Japan Nearly Puts A Satellite In Venus' OrbitS

Launched earlier this year, Japan's Akatsuki spacecraft was supposed to enter equatorial orbit of the planet Venus yesterday, using a combination of specialized cameras to track clouds and watch for Venusian lightning for two years. Whoops.

The Akatsuki was an ambitious project for JAXA, the Japanese Aerospace Exploration Agency. Dubbed the world's first planetary meteorological satellite, the spacecraft would orbit Venus for two years, helping scientists unravel the secrets of the high-speed winds constantly propelling the cloud bed covering the planet's surface. Its data would complement that of the Venus Express, the European Space Agency's satellite that has been in place since 2006.

Alas, it was not to be.

During its orbit injection exercise the craft passed behind the planet, and JAXA lost contact. Once contact was reestablished it was discovered that one of the thrusters had failed to function. Akatsuki had missed its window, and was continuing along a path orbiting the sun.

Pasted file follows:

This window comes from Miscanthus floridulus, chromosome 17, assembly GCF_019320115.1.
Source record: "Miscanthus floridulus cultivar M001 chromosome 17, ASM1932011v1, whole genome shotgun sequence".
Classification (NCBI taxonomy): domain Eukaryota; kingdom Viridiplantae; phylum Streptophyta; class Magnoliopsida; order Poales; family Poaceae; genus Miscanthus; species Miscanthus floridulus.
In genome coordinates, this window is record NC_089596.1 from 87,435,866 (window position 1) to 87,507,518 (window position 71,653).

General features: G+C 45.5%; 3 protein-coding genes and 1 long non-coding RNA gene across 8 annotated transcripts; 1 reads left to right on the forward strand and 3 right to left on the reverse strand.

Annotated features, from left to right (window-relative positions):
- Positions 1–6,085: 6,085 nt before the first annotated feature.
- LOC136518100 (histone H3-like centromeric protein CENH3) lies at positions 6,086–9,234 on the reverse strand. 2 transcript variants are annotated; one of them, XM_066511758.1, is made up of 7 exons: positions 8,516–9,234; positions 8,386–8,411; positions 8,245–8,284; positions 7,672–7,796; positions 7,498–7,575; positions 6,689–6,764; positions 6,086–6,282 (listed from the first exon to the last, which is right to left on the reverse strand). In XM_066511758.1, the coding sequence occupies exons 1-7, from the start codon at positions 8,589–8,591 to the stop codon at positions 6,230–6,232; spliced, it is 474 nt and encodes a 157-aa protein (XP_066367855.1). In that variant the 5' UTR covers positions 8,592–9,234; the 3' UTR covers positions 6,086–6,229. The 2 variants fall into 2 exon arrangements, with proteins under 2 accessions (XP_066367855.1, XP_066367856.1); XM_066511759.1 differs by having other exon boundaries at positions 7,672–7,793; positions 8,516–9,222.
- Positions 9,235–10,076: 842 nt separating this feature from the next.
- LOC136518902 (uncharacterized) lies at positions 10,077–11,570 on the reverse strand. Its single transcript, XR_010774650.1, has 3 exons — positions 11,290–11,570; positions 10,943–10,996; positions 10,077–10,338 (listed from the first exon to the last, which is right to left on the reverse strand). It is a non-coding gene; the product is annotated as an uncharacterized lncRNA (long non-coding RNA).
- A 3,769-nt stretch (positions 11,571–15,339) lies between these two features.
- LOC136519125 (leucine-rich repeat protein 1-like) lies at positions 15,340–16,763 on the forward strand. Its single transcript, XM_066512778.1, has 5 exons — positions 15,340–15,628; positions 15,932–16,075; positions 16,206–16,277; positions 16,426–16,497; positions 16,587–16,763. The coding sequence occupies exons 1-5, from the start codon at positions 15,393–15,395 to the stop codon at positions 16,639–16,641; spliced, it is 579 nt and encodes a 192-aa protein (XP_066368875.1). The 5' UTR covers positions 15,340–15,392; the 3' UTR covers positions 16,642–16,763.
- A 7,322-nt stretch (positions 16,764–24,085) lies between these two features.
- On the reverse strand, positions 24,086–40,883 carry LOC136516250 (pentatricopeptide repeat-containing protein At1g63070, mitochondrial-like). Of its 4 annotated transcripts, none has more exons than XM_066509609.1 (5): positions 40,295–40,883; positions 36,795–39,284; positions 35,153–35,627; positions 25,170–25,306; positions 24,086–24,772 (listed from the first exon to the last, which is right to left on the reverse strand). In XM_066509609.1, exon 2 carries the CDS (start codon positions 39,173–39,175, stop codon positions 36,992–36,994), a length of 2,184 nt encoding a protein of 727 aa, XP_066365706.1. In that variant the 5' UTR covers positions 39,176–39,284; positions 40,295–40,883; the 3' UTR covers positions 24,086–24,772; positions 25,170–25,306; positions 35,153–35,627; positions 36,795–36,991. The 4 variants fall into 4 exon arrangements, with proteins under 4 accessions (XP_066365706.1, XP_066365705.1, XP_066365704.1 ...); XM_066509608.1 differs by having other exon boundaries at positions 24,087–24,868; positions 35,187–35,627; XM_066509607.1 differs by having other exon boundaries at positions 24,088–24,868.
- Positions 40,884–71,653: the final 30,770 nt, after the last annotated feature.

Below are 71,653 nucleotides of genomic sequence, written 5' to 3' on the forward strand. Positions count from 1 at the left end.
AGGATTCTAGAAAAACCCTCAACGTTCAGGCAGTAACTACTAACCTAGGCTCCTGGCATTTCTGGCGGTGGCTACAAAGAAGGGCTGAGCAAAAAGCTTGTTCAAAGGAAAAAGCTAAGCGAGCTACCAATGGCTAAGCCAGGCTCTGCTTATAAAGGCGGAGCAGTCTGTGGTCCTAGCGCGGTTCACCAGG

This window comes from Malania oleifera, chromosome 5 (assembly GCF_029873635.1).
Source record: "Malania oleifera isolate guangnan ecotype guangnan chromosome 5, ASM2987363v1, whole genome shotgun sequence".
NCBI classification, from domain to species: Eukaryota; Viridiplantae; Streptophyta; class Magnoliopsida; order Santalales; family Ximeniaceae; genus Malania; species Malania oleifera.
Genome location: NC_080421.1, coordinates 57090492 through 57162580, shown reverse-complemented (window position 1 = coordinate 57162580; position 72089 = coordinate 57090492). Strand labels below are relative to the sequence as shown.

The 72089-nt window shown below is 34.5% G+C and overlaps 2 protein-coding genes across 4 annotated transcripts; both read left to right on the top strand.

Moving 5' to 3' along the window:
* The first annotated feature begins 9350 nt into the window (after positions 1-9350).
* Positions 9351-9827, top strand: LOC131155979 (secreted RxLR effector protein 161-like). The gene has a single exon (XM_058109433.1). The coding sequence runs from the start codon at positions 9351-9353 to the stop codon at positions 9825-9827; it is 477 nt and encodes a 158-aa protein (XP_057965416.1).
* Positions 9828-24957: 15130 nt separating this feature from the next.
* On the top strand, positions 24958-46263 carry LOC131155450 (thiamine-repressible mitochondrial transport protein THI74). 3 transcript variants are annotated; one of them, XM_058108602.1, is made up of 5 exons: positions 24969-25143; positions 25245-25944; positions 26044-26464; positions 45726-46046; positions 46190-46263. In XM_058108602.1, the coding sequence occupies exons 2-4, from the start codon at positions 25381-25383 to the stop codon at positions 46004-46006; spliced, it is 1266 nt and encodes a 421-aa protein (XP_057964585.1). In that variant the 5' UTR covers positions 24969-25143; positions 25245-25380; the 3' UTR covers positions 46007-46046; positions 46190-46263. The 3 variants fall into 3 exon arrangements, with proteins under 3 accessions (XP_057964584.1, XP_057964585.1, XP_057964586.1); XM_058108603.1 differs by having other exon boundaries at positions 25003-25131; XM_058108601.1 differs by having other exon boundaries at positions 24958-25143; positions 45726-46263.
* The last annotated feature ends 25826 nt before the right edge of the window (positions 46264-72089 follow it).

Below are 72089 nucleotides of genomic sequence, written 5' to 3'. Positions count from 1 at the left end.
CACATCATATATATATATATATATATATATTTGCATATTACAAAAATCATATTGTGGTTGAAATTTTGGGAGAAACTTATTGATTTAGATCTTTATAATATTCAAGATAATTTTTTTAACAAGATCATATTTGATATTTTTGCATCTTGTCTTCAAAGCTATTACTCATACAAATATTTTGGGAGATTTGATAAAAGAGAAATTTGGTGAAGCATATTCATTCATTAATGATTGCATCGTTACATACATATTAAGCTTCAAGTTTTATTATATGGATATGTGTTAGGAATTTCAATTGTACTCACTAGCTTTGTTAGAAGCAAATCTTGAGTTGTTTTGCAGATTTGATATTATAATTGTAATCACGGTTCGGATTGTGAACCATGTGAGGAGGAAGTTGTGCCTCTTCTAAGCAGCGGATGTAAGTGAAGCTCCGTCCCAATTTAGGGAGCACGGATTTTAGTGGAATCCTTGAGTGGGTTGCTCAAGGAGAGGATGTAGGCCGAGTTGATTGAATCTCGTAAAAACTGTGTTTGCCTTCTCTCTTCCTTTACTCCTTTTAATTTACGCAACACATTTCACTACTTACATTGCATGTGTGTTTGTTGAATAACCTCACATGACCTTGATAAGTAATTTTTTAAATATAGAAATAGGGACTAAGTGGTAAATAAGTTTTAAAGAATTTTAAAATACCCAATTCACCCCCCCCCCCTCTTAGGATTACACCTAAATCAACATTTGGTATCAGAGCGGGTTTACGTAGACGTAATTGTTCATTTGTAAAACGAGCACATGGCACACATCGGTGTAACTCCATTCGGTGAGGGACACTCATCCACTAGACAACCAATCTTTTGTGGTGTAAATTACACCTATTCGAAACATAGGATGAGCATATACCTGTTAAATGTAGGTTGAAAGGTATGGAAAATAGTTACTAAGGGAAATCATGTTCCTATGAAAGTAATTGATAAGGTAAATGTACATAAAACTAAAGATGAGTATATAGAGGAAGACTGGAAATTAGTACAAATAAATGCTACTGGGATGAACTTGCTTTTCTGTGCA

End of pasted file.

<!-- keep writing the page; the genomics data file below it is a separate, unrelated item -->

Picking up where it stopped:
A press conference was held at NAXA's Institute of Space and Astronautical Science (ISAS), announcing the failure. Project manager Masato Nakamura apologized for not meeting the nation's expectations. He did not look pleased.

Japan Nearly Puts A Satellite In Venus' OrbitS


NAXA isn't an organization that gives up easily, however. After their Nozomi probe failed to achieve Mars orbit in 2003, they landed it on an asteroid and had it bring back space dust to Earth. There's a chance that Akatsuki can be salvaged as well, as long as there's enough fuel left six years from now when the spacecraft and Venus meet once more.

Japan's Akatsuki Mission Misses Venus [Science Now]